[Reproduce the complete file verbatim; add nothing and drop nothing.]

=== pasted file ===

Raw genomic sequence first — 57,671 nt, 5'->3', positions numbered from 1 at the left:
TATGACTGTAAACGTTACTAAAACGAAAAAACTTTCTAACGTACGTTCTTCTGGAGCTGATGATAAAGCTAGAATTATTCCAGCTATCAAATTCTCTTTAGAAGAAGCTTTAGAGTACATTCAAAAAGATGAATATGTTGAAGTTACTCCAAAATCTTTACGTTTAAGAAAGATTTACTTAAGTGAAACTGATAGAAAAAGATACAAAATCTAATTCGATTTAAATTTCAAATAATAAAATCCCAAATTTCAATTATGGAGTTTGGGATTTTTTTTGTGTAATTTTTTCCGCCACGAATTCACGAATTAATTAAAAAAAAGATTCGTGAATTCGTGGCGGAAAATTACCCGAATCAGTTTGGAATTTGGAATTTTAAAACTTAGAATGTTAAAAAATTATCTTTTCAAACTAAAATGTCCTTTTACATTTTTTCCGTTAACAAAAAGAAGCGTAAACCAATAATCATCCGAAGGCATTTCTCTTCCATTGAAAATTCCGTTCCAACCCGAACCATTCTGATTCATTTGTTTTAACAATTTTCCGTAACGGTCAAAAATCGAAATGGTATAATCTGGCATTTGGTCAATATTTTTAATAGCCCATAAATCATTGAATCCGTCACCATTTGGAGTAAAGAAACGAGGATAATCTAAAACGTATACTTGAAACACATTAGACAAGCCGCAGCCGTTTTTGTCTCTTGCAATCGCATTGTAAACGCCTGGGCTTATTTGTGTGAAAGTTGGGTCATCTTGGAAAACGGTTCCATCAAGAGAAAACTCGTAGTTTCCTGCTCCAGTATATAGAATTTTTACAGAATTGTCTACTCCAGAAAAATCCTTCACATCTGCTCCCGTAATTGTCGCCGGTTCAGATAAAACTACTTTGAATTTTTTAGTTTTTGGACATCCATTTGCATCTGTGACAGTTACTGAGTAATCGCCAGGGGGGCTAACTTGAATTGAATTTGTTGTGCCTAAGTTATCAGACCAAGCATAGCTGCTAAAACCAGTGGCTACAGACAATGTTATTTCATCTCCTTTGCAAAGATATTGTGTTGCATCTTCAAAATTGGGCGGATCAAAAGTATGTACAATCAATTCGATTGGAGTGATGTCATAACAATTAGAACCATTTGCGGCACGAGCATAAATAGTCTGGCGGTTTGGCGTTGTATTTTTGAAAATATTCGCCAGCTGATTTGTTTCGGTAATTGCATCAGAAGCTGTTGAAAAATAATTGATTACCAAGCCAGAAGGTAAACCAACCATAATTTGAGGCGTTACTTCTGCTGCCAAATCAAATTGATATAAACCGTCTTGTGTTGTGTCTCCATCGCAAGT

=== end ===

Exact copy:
Raw genomic sequence first — 57,671 nt, 5'->3', positions numbered from 1 at the left:
TATGACTGTAAACGTTACTAAAACGAAAAAACTTTCTAACGTACGTTCTTCTGGAGCTGATGATAAAGCTAGAATTATTCCAGCTATCAAATTCTCTTTAGAAGAAGCTTTAGAGTACATTCAAAAAGATGAATATGTTGAAGTTACTCCAAAATCTTTACGTTTAAGAAAGATTTACTTAAGTGAAACTGATAGAAAAAGATACAAAATCTAATTCGATTTAAATTTCAAATAATAAAATCCCAAATTTCAATTATGGAGTTTGGGATTTTTTTTGTGTAATTTTTTCCGCCACGAATTCACGAATTAATTAAAAAAAAGATTCGTGAATTCGTGGCGGAAAATTACCCGAATCAGTTTGGAATTTGGAATTTTAAAACTTAGAATGTTAAAAAATTATCTTTTCAAACTAAAATGTCCTTTTACATTTTTTCCGTTAACAAAAAGAAGCGTAAACCAATAATCATCCGAAGGCATTTCTCTTCCATTGAAAATTCCGTTCCAACCCGAACCATTCTGATTCATTTGTTTTAACAATTTTCCGTAACGGTCAAAAATCGAAATGGTATAATCTGGCATTTGGTCAATATTTTTAATAGCCCATAAATCATTGAATCCGTCACCATTTGGAGTAAAGAAACGAGGATAATCTAAAACGTATACTTGAAACACATTAGACAAGCCGCAGCCGTTTTTGTCTCTTGCAATCGCATTGTAAACGCCTGGGCTTATTTGTGTGAAAGTTGGGTCATCTTGGAAAACGGTTCCATCAAGAGAAAACTCGTAGTTTCCTGCTCCAGTATATAGAATTTTTACAGAATTGTCTACTCCAGAAAAATCCTTCACATCTGCTCCCGTAATTGTCGCCGGTTCAGATAAAACTACTTTGAATTTTTTAGTTTTTGGACATCCATTTGCATCTGTGACAGTTACTGAGTAATCGCCAGGGGGGCTAACTTGAATTGAATTTGTTGTGCCTAAGTTATCAGACCAAGCATAGCTGCTAAAACCAGTGGCTACAGACAATGTTATTTCATCTCCTTTGCAAAGATATTGTGTTGCATCTTCAAAATTGGGCGGATCAAAAGTATGTACAATCAATTCGATTGGAGTGATGTCATAACAATTAGAACCATTTGCGGCACGAGCATAAATAGTCTGGCGGTTTGGCGTTGTATTTTTGAAAATATTCGCCAGCTGATTTGTTTCGGTAATTGCATCAGAAGCTGTTGAAAAATAATTGATTACCAAGCCAGAAGGTAAACCAACCATAATTTGAGGCGTTACTTCTGCTGCCAAATCAAATTGATATAAACCGTCTTGTGTTGTGTCTCCATCGCAAGT